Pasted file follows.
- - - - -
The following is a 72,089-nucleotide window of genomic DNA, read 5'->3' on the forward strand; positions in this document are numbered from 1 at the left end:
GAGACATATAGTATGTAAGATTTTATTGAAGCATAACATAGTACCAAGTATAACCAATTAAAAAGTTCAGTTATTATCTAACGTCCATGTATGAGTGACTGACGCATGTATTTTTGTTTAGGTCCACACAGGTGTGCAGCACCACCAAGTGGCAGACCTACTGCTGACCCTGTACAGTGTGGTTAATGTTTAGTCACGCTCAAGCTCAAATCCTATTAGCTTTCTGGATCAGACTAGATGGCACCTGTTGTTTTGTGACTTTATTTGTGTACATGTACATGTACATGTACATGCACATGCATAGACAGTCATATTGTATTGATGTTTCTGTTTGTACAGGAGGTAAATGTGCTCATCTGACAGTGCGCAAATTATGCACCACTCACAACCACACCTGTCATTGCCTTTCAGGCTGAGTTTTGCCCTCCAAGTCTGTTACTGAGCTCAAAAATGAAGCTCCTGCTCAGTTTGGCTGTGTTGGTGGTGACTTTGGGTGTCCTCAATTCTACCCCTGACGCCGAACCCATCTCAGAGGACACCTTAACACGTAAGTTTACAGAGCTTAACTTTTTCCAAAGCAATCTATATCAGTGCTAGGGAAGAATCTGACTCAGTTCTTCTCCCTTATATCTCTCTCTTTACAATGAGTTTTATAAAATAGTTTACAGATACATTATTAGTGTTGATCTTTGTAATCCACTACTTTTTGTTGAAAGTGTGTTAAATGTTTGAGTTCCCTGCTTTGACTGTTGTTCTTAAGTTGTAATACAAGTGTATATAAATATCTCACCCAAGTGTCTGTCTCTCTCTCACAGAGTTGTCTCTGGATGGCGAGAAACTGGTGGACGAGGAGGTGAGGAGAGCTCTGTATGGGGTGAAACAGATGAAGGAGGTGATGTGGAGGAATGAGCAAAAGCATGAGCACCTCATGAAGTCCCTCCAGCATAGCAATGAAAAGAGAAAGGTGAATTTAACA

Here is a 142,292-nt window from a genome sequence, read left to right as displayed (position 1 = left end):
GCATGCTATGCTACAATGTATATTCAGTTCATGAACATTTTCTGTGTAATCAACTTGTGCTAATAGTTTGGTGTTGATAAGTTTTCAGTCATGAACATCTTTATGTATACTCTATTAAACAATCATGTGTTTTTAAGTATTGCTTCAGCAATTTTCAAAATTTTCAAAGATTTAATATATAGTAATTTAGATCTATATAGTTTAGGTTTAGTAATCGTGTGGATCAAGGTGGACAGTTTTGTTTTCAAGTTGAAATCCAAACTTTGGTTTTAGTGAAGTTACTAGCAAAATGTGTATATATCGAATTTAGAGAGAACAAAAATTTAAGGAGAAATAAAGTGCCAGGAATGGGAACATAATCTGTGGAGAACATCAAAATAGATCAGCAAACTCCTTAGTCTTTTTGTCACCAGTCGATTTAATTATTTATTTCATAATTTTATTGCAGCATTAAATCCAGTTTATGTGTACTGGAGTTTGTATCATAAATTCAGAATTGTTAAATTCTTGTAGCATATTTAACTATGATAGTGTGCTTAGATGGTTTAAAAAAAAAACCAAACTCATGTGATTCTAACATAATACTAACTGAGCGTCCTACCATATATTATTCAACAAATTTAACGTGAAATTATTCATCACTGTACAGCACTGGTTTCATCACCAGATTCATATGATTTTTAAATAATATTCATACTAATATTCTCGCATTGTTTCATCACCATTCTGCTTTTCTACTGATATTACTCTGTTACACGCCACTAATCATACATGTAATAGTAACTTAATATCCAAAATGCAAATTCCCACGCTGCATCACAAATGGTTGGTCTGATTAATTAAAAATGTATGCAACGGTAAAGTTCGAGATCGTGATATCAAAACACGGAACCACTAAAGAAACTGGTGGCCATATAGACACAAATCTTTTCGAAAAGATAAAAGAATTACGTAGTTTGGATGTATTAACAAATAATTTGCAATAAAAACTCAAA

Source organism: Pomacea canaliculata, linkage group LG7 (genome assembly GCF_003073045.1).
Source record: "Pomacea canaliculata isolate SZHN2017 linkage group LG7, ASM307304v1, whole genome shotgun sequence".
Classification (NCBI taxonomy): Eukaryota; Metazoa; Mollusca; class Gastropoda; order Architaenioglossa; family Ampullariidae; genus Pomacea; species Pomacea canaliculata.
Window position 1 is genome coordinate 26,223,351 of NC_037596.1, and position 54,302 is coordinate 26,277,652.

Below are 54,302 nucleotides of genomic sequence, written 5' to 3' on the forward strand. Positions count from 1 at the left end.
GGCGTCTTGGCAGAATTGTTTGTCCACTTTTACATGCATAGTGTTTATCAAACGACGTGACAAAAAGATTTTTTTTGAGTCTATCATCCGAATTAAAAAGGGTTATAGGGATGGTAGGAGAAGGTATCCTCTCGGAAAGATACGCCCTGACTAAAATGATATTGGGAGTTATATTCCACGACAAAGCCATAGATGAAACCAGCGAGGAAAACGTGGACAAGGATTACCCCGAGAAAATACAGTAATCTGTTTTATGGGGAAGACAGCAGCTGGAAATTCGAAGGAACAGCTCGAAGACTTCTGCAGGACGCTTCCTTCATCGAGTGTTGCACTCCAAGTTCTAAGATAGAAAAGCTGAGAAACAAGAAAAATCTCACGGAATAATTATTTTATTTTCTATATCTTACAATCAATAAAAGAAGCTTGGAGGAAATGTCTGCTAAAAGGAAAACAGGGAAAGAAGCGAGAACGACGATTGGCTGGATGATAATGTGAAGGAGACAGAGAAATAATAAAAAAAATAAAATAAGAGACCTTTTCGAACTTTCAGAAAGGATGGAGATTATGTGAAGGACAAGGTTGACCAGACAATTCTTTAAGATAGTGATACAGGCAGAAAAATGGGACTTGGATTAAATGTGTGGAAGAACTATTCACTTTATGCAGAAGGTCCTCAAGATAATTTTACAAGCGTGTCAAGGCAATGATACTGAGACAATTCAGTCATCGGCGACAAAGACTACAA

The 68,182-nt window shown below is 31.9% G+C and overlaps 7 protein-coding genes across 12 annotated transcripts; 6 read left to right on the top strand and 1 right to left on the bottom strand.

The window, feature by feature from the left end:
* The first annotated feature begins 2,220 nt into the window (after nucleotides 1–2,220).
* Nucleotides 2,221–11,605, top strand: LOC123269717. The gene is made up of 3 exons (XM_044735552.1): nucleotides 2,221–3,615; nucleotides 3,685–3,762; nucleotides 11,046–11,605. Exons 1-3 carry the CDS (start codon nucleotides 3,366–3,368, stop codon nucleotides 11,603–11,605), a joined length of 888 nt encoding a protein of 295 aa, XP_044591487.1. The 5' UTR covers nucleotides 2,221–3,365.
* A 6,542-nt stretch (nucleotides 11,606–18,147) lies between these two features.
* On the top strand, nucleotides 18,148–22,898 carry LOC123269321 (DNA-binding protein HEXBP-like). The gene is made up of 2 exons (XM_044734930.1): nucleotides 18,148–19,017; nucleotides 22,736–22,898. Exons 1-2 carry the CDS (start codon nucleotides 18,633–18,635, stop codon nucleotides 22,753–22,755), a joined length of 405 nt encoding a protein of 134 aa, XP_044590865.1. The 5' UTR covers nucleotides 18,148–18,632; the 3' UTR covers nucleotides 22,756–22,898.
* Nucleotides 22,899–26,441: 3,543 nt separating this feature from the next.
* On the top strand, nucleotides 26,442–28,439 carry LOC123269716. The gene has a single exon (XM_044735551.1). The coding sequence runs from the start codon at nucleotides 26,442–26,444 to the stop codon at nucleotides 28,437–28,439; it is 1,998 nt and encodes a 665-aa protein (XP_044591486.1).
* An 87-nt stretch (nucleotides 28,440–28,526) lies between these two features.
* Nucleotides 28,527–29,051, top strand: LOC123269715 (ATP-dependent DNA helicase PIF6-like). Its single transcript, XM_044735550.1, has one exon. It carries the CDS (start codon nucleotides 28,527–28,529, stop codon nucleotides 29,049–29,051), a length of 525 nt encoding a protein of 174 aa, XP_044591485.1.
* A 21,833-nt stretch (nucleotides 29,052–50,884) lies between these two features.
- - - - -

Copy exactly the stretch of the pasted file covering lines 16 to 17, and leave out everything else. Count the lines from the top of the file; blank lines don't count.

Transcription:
* On the top strand, nucleotides 18,148–22,898 carry LOC123269321 (DNA-binding protein HEXBP-like). The gene is made up of 2 exons (XM_044734930.1): nucleotides 18,148–19,017; nucleotides 22,736–22,898. Exons 1-2 carry the CDS (start codon nucleotides 18,633–18,635, stop codon nucleotides 22,753–22,755), a joined length of 405 nt encoding a protein of 134 aa, XP_044590865.1. The 5' UTR covers nucleotides 18,148–18,632; the 3' UTR covers nucleotides 22,756–22,898.
* Nucleotides 22,899–26,441: 3,543 nt separating this feature from the next.